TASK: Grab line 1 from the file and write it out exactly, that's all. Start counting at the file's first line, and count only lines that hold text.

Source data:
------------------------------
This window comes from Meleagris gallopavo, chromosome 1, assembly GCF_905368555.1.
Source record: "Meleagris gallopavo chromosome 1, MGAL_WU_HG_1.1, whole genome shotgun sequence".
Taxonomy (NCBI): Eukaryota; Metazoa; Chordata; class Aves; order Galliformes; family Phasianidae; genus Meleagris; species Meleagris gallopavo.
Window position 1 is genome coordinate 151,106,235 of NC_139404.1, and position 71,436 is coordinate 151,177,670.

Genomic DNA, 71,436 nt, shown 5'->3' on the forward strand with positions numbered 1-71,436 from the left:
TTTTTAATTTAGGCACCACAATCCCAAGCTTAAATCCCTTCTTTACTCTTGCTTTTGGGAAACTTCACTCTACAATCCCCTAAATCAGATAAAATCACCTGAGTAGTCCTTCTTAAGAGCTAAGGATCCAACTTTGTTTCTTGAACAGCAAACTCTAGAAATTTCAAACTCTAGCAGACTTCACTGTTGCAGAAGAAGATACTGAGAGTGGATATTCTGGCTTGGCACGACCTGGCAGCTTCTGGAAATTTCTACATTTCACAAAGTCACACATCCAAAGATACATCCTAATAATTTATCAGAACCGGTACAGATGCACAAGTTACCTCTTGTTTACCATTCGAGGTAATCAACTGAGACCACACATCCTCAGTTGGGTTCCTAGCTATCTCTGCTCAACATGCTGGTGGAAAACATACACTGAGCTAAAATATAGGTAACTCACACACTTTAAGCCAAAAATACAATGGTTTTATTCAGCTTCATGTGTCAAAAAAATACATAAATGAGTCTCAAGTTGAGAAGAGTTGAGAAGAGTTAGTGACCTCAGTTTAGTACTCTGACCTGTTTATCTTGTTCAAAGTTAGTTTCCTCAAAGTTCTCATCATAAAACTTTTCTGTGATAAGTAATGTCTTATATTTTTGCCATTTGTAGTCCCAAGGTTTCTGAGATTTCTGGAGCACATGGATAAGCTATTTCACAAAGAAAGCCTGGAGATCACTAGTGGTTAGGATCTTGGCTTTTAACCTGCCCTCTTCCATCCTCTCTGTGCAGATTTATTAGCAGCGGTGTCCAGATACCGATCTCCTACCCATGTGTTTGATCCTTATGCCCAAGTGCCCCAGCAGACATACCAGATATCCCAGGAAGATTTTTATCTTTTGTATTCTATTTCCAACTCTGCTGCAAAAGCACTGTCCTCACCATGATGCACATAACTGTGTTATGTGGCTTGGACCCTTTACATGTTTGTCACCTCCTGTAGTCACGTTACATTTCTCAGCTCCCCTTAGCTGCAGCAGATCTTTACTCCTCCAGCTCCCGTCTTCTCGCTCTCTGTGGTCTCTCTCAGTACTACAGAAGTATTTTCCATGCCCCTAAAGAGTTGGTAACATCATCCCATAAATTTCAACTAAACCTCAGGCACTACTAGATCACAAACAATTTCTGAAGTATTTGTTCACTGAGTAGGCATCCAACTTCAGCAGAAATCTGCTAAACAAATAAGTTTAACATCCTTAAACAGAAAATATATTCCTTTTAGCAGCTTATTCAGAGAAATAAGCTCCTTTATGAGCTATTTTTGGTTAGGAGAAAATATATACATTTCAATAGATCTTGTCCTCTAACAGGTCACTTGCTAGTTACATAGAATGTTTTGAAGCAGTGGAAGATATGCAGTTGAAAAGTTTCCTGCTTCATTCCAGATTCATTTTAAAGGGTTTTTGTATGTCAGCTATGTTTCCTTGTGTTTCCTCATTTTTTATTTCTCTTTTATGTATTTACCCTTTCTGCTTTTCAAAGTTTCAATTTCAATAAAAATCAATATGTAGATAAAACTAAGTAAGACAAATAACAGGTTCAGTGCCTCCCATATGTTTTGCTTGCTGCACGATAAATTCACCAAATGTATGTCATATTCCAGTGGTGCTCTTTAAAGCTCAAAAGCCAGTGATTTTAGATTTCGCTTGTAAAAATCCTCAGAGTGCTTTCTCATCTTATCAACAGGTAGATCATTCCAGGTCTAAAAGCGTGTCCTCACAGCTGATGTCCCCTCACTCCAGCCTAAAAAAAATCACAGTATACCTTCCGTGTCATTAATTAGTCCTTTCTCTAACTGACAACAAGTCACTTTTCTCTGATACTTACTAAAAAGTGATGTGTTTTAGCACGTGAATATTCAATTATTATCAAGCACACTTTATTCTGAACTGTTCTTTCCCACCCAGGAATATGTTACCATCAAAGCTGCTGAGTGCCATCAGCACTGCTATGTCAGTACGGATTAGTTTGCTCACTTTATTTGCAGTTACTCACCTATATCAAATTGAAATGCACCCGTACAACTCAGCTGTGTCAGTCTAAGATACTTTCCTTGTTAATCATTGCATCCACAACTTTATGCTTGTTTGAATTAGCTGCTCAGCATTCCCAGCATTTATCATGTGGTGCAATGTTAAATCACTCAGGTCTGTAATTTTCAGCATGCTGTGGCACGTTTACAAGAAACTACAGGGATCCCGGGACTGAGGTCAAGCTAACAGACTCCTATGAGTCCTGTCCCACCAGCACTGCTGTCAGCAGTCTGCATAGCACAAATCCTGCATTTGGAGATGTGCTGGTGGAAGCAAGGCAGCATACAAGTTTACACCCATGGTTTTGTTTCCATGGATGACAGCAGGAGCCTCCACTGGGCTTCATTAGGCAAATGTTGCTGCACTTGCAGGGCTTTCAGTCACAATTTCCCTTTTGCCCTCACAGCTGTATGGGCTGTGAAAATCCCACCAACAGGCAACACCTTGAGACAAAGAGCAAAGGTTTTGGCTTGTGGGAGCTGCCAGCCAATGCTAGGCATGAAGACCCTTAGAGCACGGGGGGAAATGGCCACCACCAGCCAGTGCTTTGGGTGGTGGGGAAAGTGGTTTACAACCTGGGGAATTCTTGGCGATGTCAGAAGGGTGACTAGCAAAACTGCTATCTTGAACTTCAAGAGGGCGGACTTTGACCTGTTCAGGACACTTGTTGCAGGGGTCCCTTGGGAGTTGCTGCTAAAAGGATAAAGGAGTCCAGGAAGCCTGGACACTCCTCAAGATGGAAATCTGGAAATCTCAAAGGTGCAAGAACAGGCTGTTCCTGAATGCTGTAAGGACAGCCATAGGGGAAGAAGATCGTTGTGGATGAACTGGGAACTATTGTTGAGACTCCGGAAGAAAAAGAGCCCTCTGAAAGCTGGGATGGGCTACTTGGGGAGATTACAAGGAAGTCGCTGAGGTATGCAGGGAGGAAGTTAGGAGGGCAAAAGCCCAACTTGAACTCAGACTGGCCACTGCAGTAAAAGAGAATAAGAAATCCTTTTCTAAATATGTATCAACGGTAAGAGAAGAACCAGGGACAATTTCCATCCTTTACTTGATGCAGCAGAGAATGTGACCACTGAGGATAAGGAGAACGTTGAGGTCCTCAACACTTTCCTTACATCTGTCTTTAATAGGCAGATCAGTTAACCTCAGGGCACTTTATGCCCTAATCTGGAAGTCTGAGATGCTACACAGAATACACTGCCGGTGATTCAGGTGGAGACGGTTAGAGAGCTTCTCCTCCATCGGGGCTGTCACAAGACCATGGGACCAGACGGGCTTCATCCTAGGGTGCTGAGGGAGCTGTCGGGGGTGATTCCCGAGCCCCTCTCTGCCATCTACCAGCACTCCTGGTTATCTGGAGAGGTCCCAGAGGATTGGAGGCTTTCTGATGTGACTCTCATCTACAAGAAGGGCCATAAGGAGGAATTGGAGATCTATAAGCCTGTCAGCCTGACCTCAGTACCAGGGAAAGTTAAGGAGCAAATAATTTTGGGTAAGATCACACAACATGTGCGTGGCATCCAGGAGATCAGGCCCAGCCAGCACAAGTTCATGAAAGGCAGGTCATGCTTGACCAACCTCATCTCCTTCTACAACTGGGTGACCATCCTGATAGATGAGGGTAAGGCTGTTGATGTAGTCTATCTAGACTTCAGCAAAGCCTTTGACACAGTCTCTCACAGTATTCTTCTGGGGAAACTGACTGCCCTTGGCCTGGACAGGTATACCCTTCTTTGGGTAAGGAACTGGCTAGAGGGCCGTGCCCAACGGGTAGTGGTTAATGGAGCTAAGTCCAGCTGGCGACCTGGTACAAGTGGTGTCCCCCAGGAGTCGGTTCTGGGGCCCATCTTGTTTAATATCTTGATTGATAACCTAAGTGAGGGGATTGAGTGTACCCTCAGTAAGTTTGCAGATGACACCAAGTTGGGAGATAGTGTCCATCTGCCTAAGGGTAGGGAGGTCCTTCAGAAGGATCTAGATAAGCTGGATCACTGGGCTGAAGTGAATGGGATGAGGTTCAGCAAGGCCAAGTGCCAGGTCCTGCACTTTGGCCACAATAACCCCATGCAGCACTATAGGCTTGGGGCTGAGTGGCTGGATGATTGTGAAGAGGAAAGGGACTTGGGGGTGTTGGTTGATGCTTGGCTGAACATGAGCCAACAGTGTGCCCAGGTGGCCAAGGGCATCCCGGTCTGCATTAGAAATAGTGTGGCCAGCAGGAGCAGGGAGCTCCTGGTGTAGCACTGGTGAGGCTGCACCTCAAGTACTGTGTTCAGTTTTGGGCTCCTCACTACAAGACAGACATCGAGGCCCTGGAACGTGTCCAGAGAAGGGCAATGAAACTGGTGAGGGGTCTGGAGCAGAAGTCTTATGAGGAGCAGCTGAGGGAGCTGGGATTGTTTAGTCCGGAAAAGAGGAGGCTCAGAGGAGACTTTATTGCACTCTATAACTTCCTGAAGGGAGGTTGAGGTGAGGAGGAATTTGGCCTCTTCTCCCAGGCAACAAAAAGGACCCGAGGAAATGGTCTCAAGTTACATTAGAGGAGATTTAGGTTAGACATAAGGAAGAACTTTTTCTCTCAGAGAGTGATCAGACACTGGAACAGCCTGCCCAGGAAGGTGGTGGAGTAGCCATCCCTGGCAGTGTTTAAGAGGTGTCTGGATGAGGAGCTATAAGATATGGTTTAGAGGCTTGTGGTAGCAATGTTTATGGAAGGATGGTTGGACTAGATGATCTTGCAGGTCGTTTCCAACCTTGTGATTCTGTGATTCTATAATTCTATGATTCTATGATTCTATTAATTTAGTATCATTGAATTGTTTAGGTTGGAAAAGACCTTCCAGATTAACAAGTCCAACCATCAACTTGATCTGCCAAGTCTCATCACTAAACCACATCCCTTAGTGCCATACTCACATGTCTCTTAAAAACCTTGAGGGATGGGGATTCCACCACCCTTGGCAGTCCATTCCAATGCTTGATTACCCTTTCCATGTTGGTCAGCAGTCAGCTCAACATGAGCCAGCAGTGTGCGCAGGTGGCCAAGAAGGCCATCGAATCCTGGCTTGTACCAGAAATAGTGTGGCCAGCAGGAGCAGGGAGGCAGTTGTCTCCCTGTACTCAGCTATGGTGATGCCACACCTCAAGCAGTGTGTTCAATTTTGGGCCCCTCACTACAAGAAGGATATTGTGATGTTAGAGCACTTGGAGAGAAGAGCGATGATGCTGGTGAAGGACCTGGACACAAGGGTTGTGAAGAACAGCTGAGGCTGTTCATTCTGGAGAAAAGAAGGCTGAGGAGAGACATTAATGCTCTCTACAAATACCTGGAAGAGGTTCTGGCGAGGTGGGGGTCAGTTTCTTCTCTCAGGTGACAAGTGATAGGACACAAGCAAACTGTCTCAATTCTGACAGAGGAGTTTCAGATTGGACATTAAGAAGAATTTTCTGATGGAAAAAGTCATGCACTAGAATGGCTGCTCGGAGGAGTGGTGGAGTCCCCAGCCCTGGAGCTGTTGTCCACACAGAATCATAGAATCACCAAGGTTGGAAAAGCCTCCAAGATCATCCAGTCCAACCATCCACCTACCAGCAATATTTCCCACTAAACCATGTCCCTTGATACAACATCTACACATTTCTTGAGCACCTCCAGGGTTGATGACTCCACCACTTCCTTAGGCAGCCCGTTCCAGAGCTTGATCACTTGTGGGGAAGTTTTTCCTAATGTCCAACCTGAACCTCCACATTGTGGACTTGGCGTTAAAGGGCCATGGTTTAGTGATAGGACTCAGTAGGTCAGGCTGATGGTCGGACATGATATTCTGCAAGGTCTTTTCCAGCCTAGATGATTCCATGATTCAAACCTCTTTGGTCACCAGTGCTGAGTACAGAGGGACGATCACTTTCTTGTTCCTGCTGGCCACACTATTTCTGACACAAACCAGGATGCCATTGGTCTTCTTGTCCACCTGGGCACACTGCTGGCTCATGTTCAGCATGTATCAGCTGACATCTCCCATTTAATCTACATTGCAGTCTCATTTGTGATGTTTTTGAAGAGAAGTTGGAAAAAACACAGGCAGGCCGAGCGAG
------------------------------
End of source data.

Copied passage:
This window comes from Meleagris gallopavo, chromosome 1, assembly GCF_905368555.1.